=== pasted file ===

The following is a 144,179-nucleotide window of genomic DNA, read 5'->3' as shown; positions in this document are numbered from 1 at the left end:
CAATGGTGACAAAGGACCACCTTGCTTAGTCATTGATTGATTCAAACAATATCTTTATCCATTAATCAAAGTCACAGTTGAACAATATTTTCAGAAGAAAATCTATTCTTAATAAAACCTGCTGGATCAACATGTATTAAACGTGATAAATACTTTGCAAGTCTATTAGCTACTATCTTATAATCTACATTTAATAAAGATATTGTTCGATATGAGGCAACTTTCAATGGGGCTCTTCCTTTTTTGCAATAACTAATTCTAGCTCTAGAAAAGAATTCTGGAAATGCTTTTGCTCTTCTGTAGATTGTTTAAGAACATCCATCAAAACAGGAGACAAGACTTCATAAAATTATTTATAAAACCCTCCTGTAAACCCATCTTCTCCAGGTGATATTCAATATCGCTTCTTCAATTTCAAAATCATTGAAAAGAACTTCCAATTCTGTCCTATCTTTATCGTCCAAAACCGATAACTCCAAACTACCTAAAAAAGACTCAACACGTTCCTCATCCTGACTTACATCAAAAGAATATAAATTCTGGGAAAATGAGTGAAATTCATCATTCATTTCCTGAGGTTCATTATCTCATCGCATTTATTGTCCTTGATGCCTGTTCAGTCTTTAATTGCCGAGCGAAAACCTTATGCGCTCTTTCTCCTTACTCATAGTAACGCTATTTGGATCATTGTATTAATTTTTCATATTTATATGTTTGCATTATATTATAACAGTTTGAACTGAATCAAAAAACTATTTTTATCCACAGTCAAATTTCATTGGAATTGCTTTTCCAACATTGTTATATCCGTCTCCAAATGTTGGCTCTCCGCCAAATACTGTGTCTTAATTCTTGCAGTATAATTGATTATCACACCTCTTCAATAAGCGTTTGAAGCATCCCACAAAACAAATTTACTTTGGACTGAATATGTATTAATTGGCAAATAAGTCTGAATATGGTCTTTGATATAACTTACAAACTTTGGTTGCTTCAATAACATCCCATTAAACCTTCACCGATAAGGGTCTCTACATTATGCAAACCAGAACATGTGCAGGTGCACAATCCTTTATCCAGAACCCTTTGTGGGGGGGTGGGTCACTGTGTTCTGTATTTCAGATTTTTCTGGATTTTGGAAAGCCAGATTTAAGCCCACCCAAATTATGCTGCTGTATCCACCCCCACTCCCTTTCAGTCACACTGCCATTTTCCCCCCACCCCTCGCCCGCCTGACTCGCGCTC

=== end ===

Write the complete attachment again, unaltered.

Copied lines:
The following is a 144,179-nucleotide window of genomic DNA, read 5'->3' as shown; positions in this document are numbered from 1 at the left end:
CAATGGTGACAAAGGACCACCTTGCTTAGTCATTGATTGATTCAAACAATATCTTTATCCATTAATCAAAGTCACAGTTGAACAATATTTTCAGAAGAAAATCTATTCTTAATAAAACCTGCTGGATCAACATGTATTAAACGTGATAAATACTTTGCAAGTCTATTAGCTACTATCTTATAATCTACATTTAATAAAGATATTGTTCGATATGAGGCAACTTTCAATGGGGCTCTTCCTTTTTTGCAATAACTAATTCTAGCTCTAGAAAAGAATTCTGGAAATGCTTTTGCTCTTCTGTAGATTGTTTAAGAACATCCATCAAAACAGGAGACAAGACTTCATAAAATTATTTATAAAACCCTCCTGTAAACCCATCTTCTCCAGGTGATATTCAATATCGCTTCTTCAATTTCAAAATCATTGAAAAGAACTTCCAATTCTGTCCTATCTTTATCGTCCAAAACCGATAACTCCAAACTACCTAAAAAAGACTCAACACGTTCCTCATCCTGACTTACATCAAAAGAATATAAATTCTGGGAAAATGAGTGAAATTCATCATTCATTTCCTGAGGTTCATTATCTCATCGCATTTATTGTCCTTGATGCCTGTTCAGTCTTTAATTGCCGAGCGAAAACCTTATGCGCTCTTTCTCCTTACTCATAGTAACGCTATTTGGATCATTGTATTAATTTTTCATATTTATATGTTTGCATTATATTATAACAGTTTGAACTGAATCAAAAAACTATTTTTATCCACAGTCAAATTTCATTGGAATTGCTTTTCCAACATTGTTATATCCGTCTCCAAATGTTGGCTCTCCGCCAAATACTGTGTCTTAATTCTTGCAGTATAATTGATTATCACACCTCTTCAATAAGCGTTTGAAGCATCCCACAAAACAAATTTACTTTGGACTGAATATGTATTAATTGGCAAATAAGTCTGAATATGGTCTTTGATATAACTTACAAACTTTGGTTGCTTCAATAACATCCCATTAAACCTTCACCGATAAGGGTCTCTACATTATGCAAACCAGAACATGTGCAGGTGCACAATCCTTTATCCAGAACCCTTTGTGGGGGGGTGGGTCACTGTGTTCTGTATTTCAGATTTTTCTGGATTTTGGAAAGCCAGATTTAAGCCCACCCAAATTATGCTGCTGTATCCACCCCCACTCCCTTTCAGTCACACTGCCATTTTCCCCCCACCCCTCGCCCGCCTGACTCGCGCTC